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an agricultural implement for pulling up the tubers of sugar and garden beets and other root crops for subsequent manual removal; the puller is mounted on a tractor or self-propelled chassis. Beet pullers are used on farms that have beets planted in uneven fields or in small plots where it is not expedient to use automatic topper-lifter-harvesters. A distinction is made between beet pullers with digging fingers and pullers with digging spikes and disk blades. The digging fingers are run near the rows at depths to 28 cm, breaking the bond between the roots and the soil. The roots are then pulled out manually by the tops. The availability of an interchangeable cutter for digging up the roots of wide- and multiple-row vegetable crops makes the beet puller a multipurpose machine. In pullers equipped with disk blades, the blades cut the topsoil layer and digging spikes, running at a depth of 18 cm, lift the soil and the roots together. The roots are then removed by hand. The working depth of digging fingers is regulated by adjusting them in the holders, whereas digging spikes are adjusted by changing the position of the guide wheels.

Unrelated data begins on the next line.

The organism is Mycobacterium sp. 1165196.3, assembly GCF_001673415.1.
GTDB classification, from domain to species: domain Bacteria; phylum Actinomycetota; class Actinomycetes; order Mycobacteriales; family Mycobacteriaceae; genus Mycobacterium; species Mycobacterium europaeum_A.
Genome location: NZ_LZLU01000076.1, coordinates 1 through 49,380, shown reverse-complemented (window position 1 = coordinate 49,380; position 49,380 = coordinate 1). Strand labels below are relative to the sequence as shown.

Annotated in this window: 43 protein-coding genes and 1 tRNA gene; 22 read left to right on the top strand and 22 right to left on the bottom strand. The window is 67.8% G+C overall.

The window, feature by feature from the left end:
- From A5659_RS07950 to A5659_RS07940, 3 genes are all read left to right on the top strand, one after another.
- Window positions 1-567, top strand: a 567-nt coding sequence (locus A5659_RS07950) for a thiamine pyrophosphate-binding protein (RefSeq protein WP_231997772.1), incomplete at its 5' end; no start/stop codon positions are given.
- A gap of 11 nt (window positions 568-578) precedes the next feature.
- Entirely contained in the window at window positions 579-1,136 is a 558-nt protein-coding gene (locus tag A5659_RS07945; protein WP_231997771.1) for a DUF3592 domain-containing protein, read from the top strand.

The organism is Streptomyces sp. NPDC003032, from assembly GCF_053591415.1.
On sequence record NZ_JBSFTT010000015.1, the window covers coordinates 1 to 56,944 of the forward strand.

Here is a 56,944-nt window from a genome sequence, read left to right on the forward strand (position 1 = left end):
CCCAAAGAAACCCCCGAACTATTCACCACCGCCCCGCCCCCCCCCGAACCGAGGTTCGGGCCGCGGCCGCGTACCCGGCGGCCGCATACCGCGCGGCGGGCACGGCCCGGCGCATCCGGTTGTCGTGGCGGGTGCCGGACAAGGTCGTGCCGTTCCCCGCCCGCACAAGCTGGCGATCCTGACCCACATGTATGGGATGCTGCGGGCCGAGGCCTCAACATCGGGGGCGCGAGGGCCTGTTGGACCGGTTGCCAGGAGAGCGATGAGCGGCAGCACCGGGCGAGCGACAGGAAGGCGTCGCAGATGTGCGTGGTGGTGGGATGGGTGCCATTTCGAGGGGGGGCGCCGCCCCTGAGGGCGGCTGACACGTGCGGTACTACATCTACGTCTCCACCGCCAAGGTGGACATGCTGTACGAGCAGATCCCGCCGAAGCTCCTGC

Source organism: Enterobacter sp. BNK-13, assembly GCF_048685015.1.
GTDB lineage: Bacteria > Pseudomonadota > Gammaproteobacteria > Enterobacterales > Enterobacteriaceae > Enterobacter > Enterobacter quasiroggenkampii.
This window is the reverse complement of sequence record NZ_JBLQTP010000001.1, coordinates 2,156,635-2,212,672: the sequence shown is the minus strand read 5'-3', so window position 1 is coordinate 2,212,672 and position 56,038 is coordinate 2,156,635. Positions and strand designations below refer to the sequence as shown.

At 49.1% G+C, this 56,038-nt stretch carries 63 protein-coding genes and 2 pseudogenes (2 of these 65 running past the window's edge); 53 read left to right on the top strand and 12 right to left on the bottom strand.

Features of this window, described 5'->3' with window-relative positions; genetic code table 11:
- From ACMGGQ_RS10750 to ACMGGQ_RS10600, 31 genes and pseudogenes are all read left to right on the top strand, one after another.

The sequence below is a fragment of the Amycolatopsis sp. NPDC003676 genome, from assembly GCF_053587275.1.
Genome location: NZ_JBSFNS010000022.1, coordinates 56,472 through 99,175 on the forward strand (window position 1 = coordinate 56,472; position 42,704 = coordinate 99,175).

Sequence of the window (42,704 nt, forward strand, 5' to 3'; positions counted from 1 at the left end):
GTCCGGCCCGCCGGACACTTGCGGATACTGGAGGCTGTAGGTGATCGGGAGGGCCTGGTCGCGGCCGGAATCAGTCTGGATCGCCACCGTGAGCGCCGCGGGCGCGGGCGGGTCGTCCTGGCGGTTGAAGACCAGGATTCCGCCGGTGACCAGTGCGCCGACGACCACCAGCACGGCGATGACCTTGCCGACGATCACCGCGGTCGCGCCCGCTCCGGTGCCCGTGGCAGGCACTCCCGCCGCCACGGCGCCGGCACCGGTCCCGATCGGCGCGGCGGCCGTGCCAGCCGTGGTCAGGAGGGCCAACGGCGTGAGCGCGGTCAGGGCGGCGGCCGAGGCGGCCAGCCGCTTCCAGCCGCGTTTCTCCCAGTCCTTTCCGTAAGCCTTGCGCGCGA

Pullers are used in beet fields with spaces of 45 and 60 cm between rows. Their productivity is 0.6–0.7 hectares/hr. The pullers are operated by a tractor driver. Mechanized beet pulling with such machines reduces the labor required by 25 to 30 percent in comparison with manual operations.